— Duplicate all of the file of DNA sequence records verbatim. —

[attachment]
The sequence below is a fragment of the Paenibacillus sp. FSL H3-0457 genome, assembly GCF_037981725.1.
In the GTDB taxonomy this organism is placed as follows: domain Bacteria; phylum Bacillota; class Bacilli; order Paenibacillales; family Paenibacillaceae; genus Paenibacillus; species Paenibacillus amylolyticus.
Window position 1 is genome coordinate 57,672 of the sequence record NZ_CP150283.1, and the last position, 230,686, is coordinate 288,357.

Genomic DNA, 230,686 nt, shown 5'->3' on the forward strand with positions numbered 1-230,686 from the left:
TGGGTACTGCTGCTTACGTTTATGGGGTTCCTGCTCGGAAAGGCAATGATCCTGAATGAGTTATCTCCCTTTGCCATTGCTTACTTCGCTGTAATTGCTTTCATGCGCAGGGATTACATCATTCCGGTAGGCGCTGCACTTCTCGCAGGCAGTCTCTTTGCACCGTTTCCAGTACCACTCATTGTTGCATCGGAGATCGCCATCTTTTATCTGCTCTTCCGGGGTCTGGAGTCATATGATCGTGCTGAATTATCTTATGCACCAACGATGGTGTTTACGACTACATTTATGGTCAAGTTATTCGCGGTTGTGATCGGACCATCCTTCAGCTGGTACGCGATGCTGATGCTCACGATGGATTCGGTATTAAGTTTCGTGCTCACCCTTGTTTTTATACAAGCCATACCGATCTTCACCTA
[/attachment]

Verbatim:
The sequence below is a fragment of the Paenibacillus sp. FSL H3-0457 genome, assembly GCF_037981725.1.
In the GTDB taxonomy this organism is placed as follows: domain Bacteria; phylum Bacillota; class Bacilli; order Paenibacillales; family Paenibacillaceae; genus Paenibacillus; species Paenibacillus amylolyticus.
Window position 1 is genome coordinate 57,672 of the sequence record NZ_CP150283.1, and the last position, 230,686, is coordinate 288,357.

Genomic DNA, 230,686 nt, shown 5'->3' on the forward strand with positions numbered 1-230,686 from the left:
TGGGTACTGCTGCTTACGTTTATGGGGTTCCTGCTCGGAAAGGCAATGATCCTGAATGAGTTATCTCCCTTTGCCATTGCTTACTTCGCTGTAATTGCTTTCATGCGCAGGGATTACATCATTCCGGTAGGCGCTGCACTTCTCGCAGGCAGTCTCTTTGCACCGTTTCCAGTACCACTCATTGTTGCATCGGAGATCGCCATCTTTTATCTGCTCTTCCGGGGTCTGGAGTCATATGATCGTGCTGAATTATCTTATGCACCAACGATGGTGTTTACGACTACATTTATGGTCAAGTTATTCGCGGTTGTGATCGGACCATCCTTCAGCTGGTACGCGATGCTGATGCTCACGATGGATTCGGTATTAAGTTTCGTGCTCACCCTTGTTTTTATACAAGCCATACCGATCTTCACCTA